As you travel the roads of the Bordeaux region, you will discover the world’s largest and best known territory for fine wines in the world. Covering an area of 117,000 hectares, the region has no fewer than 57 different appellations, varied, famous wines as well as a heritage that has been handed down across generations and remarkable architecture.
It also means tasting these legendary grape varieties, which are more diverse than in other regions: red wines are made from Cabernet Sauvignon, Cabernet Franc and Merlot, while white wines use Semillon, Sauvignon Blanc and Muscadelle.
A visit to the Bordeaux region is an opportunity to discover five great wine trails, all of which are lined with evocative names of wines that you’ve either tasted, drunk, or maybe simply dreamed of tasting “one day.”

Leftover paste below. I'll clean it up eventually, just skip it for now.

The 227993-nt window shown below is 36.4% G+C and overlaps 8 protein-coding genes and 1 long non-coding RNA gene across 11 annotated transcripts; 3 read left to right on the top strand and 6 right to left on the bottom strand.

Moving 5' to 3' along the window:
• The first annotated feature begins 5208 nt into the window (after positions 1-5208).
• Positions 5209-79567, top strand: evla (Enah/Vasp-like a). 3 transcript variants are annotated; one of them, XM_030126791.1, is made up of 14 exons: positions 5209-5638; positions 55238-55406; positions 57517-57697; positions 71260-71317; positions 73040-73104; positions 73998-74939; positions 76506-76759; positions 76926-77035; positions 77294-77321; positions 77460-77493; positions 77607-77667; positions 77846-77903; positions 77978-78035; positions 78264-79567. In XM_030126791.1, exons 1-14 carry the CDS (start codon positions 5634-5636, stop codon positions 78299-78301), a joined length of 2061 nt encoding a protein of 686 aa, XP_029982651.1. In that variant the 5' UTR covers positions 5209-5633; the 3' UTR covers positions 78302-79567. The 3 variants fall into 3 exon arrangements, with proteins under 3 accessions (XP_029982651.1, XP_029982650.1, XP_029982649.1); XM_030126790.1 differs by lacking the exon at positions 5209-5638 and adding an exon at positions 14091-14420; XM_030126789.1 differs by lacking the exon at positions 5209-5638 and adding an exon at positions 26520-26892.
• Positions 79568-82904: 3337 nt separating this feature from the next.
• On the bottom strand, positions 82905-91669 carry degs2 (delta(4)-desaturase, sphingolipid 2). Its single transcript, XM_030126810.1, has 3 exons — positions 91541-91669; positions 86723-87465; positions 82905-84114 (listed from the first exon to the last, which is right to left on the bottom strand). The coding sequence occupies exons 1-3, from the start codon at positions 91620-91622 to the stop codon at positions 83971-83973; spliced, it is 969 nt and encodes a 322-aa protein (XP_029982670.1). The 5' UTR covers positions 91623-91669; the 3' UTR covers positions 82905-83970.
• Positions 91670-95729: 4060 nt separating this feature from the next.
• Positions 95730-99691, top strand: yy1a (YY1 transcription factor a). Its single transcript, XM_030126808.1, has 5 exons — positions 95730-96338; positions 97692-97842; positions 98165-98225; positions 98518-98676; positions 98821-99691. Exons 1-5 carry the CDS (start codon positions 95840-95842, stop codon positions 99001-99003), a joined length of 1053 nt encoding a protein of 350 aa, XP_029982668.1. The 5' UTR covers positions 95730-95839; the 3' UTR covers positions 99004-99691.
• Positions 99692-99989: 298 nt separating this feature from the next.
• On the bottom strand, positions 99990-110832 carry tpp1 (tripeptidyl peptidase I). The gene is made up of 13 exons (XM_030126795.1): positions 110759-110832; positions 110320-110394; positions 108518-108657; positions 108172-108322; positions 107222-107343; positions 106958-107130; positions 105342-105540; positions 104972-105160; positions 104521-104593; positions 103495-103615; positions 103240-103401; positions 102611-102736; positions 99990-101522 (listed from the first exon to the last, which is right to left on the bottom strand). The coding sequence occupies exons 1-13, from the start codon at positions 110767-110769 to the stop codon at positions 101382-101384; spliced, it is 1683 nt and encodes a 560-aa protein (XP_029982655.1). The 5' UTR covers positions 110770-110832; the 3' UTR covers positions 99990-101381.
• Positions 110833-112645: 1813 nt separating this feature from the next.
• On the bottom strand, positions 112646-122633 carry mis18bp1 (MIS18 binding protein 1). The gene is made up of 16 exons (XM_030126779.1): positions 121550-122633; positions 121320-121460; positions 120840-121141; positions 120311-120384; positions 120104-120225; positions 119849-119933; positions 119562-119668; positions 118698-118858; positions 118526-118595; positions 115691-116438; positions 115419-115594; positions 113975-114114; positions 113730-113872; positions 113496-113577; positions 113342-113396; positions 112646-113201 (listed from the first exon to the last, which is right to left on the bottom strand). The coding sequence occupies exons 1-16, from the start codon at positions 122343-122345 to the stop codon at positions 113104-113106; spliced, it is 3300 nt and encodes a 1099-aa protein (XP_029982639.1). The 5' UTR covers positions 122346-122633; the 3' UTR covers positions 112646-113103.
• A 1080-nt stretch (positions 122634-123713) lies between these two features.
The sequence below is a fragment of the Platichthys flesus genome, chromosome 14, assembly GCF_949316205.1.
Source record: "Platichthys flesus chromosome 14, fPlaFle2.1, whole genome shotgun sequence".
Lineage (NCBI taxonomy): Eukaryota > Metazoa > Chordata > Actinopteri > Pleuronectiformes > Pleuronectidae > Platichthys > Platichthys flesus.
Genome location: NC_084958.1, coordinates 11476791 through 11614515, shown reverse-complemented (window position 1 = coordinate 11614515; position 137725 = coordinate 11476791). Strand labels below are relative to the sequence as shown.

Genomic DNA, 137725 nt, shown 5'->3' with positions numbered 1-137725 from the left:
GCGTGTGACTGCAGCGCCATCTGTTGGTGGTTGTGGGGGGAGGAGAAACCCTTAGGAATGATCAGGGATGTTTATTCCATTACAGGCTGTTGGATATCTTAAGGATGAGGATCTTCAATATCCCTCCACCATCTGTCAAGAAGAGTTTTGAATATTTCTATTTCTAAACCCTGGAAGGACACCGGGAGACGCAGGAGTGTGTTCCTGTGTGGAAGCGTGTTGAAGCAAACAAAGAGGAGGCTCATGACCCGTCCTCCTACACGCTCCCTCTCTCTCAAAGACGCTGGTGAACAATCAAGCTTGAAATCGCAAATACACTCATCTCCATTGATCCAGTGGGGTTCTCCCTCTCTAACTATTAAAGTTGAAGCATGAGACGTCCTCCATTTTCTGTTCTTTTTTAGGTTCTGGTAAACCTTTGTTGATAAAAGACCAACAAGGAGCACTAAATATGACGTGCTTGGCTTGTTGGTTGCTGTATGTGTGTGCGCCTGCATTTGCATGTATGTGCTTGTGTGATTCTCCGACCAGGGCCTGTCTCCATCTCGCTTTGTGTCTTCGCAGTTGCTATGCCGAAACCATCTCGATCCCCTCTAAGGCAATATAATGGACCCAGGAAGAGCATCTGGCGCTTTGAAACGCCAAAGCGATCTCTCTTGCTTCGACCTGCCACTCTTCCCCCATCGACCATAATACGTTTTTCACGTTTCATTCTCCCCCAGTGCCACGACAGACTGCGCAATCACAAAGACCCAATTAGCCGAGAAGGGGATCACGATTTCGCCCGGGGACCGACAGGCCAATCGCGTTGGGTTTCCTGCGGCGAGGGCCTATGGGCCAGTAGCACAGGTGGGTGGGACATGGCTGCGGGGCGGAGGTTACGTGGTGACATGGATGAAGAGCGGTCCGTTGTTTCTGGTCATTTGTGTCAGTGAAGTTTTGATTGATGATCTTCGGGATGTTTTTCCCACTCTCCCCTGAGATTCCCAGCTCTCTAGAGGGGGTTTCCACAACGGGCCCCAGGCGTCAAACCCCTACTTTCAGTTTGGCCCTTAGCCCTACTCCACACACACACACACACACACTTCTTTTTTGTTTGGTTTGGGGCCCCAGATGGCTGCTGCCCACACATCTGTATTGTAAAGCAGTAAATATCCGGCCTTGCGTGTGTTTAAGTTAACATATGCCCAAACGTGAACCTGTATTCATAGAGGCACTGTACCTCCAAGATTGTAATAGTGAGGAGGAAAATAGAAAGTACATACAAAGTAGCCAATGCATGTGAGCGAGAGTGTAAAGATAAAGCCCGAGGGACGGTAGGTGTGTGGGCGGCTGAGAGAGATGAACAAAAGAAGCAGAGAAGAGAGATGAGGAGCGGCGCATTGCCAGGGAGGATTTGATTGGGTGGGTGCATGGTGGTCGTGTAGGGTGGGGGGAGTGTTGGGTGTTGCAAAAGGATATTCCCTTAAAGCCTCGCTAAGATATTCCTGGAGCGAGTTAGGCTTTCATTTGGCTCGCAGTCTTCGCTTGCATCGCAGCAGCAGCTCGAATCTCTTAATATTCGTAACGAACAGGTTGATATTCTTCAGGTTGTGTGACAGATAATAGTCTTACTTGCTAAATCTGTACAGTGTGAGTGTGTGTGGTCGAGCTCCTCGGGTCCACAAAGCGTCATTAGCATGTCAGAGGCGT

In the Médoc region, this route extends from the north of Bordeaux over a distance of 80 kilometres as far as Pointe de Grave, covering an area that is home to Grands Crus Classés with wines including Pauillac, St Estèphe, St Julien, Margaux, and Moulis.
Along the mouth of the Garonne, explore this wine growing region along a road that leads us through the Brayais and Bourgeais regions.
Discover world-renowned vineyards and villages ranked among Bordeaux’s great vintages. This area is home to Pomerol, while Saint-Emillon also has plenty to offer, as it is listed as a UNESCO World Heritage Site.
Visit châteaux and Roman churches in the region between the coastlines of the Dordogne and the Garonne, with its young, red, rosé and claret wines, passing through Cadillac and Loupiac.
This route takes you to the very edge of the Landes region. The terrain is variable, producing red wines, white wines, and sweet dessert wines such as Sauternes, which is the jewel in the region’s crown.